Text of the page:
Many Utahns are relishing the fun of the presidential race — the daily ups and downs of Obama/Palin (oops, Obama/McCain). But Utah political insiders are watching with keen interest some hotly contested legislative races that will impact state government far beyond the individual district. This week we examine three races that are expected to be very close:

Walker vs. Morgan (Senate District 8, Cottonwood Heights, Sandy, Salt Lake County). When the moderate incumbent Republican Carlene Walker was first elected, many suggested she would be the body's first female president. Walker has a dignified presence well-suited for the Senate. She achieved some national prominence by passing legislation to assist consumers with identity theft, which is a model for many states. She is being challenged by Karen Morgan, incumbent representative of House District 42. For years, Morgan has garnered recognition as a moderate and effective Democrat, respected on both sides of the aisle. A number of literacy and education programs were sponsored and passed only through her tenacity and articulate manner.

Walker and Morgan are both smart, experienced campaigners who are working hard and raising a lot of money. In addition to the quality of the candidates, this contest is high on the radar screen for other reasons. The demographics of the East Bench have been evolving for decades: today, the profile of a successful candidate along the corridor is a woman, from either party, with strong credentials in education and/or understanding of business.

The district's election will impact the Senate leadership in both Republican and Democratic caucuses. Gargantuan battles are brewing on Capitol Hill among a number of senators for president, majority leader and minority leader. These internal races are so tight, that the gain or loss of a senator in the caucus will resonate.

Curtis vs. Seegmiller (House District 49, Sandy). This is a big rivalry grudge match with all the emotion of a Utah-BYU championship football game. A win here will make or break the election season. Democrats get a huge morale boost if they knock off Republican Greg Curtis, the powerful speaker of the House (they came within 22 votes in 2006). Further, a Democratic win would motivate future hungry challengers to try to emulate giant-killer Jay Seegmiller and go after Republican incumbents in 2010. So Republicans are fully engaged in helping Curtis avoid what would be an enormous defeat.

Curtis has certainly delivered in a big way for his district. He has immense clout and is the consummate dealmaker, but he is also a polarizing political figure who isn't afraid to mix it up and collect enemies. If Curtis were from New Jersey or Chicago, he would be a popular personality for his tough but effective style. In passive-aggressive Utah, his toughness does not always wear well. His amazing ability to endure political intrigue and bad publicity makes him both vulnerable and formidable.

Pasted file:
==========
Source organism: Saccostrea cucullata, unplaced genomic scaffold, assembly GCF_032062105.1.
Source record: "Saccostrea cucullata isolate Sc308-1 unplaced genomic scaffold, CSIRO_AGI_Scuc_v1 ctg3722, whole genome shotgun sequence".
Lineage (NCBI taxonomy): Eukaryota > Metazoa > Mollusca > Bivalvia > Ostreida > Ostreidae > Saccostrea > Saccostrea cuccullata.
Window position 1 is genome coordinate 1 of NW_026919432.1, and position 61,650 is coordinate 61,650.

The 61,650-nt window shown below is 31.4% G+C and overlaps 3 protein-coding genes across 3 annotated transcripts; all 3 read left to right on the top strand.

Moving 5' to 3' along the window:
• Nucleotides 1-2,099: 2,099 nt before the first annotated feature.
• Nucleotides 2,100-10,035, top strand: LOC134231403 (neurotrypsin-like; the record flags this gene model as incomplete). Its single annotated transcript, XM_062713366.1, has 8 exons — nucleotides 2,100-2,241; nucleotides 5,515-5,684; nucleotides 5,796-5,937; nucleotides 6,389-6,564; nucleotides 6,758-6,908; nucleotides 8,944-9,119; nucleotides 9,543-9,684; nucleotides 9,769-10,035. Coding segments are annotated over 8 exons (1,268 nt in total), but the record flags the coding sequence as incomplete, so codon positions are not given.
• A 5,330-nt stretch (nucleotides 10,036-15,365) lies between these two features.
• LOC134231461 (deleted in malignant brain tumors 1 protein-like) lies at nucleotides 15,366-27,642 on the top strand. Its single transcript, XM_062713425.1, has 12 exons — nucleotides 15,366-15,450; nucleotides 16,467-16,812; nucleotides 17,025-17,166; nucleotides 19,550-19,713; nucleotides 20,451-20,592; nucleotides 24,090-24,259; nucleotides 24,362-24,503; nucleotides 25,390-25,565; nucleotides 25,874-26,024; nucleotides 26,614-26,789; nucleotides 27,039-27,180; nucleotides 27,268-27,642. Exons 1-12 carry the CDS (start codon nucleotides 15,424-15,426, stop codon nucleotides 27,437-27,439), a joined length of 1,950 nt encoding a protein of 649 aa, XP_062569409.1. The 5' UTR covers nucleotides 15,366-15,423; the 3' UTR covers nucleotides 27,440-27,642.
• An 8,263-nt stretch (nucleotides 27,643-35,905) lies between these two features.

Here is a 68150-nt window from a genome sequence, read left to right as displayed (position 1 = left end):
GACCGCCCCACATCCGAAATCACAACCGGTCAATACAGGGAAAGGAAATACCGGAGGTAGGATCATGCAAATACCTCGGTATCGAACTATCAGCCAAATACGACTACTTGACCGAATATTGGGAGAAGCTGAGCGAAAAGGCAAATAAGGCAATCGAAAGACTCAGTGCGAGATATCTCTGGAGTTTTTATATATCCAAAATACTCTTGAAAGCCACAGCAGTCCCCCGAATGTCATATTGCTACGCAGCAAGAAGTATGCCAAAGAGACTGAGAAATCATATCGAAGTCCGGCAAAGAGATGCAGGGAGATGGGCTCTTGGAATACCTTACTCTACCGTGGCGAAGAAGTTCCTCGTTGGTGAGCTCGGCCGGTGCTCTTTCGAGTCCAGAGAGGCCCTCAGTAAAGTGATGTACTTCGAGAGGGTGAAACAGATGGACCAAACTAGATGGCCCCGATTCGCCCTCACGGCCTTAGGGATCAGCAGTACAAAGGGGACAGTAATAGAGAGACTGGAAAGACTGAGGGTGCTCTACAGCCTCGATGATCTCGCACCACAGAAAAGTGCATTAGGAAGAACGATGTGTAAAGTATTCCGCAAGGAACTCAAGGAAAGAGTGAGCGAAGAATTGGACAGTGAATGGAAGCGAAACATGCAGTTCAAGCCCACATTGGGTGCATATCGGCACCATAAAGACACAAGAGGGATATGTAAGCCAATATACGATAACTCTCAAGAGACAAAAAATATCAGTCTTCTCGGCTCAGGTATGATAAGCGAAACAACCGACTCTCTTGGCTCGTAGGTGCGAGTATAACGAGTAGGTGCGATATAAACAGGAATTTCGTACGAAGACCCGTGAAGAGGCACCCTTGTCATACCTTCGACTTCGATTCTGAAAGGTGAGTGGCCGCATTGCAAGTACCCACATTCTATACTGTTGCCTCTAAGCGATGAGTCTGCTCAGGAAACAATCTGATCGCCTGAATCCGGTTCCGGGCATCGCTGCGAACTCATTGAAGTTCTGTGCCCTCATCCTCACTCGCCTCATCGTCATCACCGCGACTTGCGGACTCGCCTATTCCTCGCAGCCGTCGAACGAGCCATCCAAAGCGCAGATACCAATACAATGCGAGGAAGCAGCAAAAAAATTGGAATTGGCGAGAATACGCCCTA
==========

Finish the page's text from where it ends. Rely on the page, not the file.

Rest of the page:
Seegmiller is the picture of tenacity in his third attempt to unseat Curtis. He has constructed a strong coalition of educators, labor and moderate Republicans. He has focused on the well-proven, but time-consuming tactics of retail politics, including extensive door-to-door campaigning. Both candidates are working extremely hard and are running strong campaigns. Should Curtis lose, the comfortable situation deteriorates and it will be a free-for-all among House Republicans for leadership positions.

Christensen vs. Robles (Senate District 1, northwest Salt Lake City and parts of West Valley City). The Utah GOP is hoping to establish a rare beachhead in Salt Lake City. A respected and moderate city council member, Carlton Christensen, is well-liked in the area. (His family has lived there for generations.) All his elections to the nonpartisan council were by comfortable margins.

Although candidates with Republican ties occasionally win nonpartisan council elections, the city remains a Democrat stronghold in general election years. Democrat Luz Robles is working this angle in her grassroots campaign. She is well-liked and brings deep experience in a variety of community organizations that are providing active support.

District 1 voters will also impact Senate leadership races as the majority and minority leadership contenders are hoping for a vote from the district. Therefore, leadership candidates in both parties have focused resources and attention on Christensen and Robles.

Christensen's best bet is the hard-to-replicate Matheson formula of advancing crossover balloting, while Robles pushes Democratic voter turnout in a traditionally low-turnout district, especially with no well-funded Utah Democratic federal candidate on the district ballot (although Obama could generate some excitement).


Republican LaVarr Webb is a political consultant and lobbyist. Previously he was policy deputy to Gov. Mike Leavitt and a Deseret News managing editor. E-mail: [email protected]. Democrat Frank Pignanelli is Salt Lake attorney, lobbyist and political adviser. Pignanelli served 10 years in the Utah House of Representatives, six years as minority leader. His spouse, D'Arcy Dixon Pignanelli, is a state tax commissioner. E-mail: [email protected].